Price was important to me. I needed to assemble 4 kits within a budget of $100 and looked for products that would offer an excellent balance of price and performance. Having 4 kits in different places and always close by with B rated products is better that having one kit with A+ rated in only one location that could be too far. In my opinion I did not compromise on the safety.

TK4 tourniquet. It is very small and easy to apply. TK4 performed very well in Coast Guard tests in 2007. It is compatible to popular and much more expensive C.A.T. IMHO it is easier to apply and more convenient due to size than C.A.T. Anecdotal evidence suggests that TK4 might not be as good when applied to upper leg than C.A.T., but I did not find any strong studies to prove that. Buying 4 C.A.T. tourniquets also did not fit into my budget (I found TK4 on ebay at about $2 apiece shipped vs at least $25 for C.A.T.). Not having any latex allergies in my family sealed the deal (TK4 has latex).

Petrolatum patch with duct tape on 3 sides. I chose it over asherman type valve patch due to price and the fact that everywhere I looked suggested that it performs just as well. One downside is that it can be marginally slower and more cumbersome to apply. However getting asherman valve patch would put me over the budget in no time.

Bloodclot Sport – 25g. There is only one alternative product that I was able to find and it is more expensive. 25g packet is not big, but 50g was simply too expensive for my budget.

Israeli bandage. I purchased ones that had “expired” and saved a bundle. I do not believe that a double vacuum sealed bandage can expire within a few years. I do not think it is treated with any type of a chemical and so there is no danger of it degrading. The expiration date might be related so specific regulations applied to all medical supplies issued to military staff.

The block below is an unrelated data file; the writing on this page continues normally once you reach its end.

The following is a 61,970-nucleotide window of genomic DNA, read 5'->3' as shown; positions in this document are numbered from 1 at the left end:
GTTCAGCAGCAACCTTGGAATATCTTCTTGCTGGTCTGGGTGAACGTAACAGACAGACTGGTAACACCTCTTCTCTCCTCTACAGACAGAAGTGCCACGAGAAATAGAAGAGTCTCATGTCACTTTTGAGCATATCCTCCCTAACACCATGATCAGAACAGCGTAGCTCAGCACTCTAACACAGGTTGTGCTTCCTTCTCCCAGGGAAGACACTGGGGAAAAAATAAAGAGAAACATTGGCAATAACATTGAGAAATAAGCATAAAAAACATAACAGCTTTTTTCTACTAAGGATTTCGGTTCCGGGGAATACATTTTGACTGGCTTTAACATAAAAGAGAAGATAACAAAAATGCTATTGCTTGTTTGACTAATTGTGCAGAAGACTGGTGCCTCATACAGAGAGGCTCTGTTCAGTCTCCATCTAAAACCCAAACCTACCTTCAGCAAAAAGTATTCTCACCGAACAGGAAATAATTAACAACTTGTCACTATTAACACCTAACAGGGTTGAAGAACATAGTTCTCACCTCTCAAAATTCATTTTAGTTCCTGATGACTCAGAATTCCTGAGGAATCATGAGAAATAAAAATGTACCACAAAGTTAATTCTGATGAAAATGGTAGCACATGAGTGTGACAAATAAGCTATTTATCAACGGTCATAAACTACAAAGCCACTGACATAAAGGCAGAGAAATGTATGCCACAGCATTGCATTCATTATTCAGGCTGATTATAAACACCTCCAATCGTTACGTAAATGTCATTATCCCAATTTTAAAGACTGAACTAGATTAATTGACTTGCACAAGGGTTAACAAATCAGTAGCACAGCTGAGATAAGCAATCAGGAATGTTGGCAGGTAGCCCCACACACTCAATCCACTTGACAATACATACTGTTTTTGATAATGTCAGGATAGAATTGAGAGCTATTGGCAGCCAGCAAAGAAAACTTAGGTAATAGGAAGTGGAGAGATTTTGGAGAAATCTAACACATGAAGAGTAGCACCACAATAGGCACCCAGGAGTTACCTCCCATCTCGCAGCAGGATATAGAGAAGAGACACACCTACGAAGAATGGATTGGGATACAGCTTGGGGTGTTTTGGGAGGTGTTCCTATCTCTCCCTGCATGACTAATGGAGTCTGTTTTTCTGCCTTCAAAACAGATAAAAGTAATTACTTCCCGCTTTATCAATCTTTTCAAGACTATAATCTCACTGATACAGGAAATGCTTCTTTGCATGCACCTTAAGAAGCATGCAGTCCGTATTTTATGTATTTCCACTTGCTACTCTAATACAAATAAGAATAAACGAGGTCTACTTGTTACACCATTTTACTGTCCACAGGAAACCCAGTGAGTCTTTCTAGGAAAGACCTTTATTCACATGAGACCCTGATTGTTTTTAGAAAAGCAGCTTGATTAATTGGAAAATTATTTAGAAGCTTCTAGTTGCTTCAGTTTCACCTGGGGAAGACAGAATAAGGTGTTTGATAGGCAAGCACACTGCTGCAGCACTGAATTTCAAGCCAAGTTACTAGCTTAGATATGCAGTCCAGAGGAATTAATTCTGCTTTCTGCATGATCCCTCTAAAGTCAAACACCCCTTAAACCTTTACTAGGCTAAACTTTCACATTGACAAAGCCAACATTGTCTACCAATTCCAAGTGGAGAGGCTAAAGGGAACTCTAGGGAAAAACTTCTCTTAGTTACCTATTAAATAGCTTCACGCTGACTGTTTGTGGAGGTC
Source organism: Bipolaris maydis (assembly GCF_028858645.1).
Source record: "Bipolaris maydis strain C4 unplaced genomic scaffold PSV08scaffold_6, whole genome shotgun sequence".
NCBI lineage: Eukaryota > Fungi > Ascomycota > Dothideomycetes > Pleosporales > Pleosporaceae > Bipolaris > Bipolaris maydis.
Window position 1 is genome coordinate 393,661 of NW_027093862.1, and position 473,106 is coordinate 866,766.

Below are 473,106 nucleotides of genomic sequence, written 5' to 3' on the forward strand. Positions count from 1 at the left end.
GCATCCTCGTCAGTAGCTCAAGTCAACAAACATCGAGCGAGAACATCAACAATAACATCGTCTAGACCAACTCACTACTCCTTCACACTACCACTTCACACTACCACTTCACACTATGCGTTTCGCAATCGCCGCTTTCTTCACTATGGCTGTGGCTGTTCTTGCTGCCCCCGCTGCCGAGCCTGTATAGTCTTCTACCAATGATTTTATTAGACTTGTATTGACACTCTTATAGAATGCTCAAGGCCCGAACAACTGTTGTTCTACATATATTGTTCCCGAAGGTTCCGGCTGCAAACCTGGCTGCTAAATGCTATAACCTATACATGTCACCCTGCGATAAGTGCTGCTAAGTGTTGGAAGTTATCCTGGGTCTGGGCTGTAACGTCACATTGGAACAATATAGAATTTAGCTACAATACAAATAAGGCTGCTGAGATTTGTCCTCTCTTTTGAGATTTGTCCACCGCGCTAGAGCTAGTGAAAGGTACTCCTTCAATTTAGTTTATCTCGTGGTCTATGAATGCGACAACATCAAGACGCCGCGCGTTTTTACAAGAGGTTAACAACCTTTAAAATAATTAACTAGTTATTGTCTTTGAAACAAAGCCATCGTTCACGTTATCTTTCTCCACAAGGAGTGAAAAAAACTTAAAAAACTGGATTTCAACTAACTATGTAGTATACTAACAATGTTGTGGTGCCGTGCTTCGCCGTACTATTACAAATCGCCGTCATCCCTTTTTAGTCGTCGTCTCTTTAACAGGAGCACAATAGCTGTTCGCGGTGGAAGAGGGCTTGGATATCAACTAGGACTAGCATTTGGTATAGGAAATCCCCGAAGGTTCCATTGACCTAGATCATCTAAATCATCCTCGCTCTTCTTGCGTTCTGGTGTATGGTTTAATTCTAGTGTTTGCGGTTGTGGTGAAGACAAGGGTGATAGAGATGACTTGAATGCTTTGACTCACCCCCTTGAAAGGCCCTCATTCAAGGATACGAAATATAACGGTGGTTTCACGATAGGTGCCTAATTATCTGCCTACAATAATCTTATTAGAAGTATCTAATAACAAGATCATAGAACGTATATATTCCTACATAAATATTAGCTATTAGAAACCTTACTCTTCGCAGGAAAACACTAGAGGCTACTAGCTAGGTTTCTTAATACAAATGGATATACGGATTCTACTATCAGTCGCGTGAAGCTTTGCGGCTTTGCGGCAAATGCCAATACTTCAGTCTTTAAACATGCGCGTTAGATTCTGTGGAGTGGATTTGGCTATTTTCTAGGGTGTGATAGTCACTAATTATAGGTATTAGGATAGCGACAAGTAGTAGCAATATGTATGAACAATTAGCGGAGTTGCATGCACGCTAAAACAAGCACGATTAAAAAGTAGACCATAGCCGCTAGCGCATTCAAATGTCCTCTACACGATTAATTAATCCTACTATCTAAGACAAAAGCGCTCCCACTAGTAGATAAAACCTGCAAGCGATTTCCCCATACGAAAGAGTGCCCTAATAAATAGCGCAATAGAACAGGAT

2 in wide self sticking ace bandage. Nothing special here. Just a good brand that was on sale. Happened to be Johnson and Johnson this time.

Permanent marker. I happened to buy Metallic Sharpie, because I used them before and I like them. Any good permanent marker will do. I wrapped a some duct tape around the marker’s barrel to add strength if used in an improvised tourniquet and to have some duct tape on hand if needed.

Pair of gloves (I already had a full box in the house). Not sure I would bother with them in an emergency, unless my hands are covered in dirt or I am treating someone I do not know. If attending myself or a family member, my first priority will be a quick treatment.

5 in overall length medical shears. Whatever was cheap and had over 50 good reviews on Amazon. They are cheap and won’t last, but I only need them to work once. Bigger shears might have been better, but would not fit in my kit case. 5 in long should be sufficient. While G. Machine suggests using a scalpel or a pocket knife to remove clothing, I do not trust myself to have steady hands under stress and not add severe cuts to the existing wounds. As a side note I do recommend carrying a pocket knife whenever legal and feasible.

Kit case. I used poly based zipped pouches. They are clear and let one easily see the kit contents in case one forgets what’s in it under duress. They are splash proof. They were free too, since they originally came full of kid socks from Walmart. One downside is that if left in a hot space or under a direct sun, they can soften up and even melt.